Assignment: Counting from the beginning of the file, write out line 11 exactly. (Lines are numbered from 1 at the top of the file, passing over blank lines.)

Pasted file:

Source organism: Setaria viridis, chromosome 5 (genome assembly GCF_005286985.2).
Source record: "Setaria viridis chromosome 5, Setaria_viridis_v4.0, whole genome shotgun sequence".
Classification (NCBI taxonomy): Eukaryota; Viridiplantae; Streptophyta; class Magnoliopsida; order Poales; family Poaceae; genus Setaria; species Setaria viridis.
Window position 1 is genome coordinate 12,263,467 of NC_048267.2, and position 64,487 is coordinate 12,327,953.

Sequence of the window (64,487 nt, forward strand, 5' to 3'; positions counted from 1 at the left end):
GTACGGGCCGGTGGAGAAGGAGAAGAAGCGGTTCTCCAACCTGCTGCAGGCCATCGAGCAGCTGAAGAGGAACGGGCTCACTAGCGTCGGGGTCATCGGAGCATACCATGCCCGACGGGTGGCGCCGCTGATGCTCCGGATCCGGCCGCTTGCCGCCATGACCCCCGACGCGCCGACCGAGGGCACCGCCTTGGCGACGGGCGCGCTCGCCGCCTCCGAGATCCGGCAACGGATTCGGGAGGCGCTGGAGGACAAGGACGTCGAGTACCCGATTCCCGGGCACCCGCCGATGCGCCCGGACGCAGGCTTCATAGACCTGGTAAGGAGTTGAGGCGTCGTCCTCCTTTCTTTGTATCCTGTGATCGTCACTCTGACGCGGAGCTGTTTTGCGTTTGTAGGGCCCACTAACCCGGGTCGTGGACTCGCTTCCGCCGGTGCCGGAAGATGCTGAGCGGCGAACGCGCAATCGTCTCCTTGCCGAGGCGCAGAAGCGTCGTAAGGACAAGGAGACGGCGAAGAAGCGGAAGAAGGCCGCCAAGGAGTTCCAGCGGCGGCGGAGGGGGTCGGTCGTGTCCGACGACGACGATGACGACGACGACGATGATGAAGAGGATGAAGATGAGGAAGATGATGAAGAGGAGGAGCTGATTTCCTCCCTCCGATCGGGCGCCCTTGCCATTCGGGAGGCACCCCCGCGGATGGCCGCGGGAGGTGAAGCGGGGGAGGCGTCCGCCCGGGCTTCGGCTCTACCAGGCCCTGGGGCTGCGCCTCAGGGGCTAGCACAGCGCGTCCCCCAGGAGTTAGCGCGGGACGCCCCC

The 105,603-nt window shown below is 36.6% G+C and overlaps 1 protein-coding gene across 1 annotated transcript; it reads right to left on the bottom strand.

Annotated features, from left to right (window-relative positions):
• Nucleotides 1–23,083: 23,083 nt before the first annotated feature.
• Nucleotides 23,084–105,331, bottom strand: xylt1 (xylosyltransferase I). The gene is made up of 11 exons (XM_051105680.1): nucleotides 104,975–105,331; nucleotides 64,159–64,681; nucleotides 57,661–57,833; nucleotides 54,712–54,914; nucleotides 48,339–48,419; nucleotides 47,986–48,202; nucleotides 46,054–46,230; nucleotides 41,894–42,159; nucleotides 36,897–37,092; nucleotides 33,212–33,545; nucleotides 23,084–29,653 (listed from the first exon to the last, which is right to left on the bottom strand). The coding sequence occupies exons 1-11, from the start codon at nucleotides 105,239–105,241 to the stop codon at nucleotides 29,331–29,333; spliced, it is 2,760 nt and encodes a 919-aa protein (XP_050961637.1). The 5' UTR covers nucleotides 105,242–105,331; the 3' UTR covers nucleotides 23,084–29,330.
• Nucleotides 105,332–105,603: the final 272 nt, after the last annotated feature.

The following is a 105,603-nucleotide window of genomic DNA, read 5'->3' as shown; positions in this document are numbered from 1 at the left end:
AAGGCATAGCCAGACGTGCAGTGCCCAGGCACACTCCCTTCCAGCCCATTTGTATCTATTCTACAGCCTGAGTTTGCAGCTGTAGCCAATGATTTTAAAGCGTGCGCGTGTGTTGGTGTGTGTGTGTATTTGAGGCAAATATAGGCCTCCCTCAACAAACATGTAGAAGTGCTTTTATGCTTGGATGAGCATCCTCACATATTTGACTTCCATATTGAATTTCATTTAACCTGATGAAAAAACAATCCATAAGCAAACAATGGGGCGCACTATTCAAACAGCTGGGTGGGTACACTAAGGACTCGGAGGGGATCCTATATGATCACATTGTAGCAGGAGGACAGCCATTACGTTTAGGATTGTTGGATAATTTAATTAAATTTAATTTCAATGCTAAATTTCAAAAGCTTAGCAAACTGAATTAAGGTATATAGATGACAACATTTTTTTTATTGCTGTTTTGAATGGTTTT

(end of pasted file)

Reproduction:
• Nucleotides 105,332–105,603: the final 272 nt, after the last annotated feature.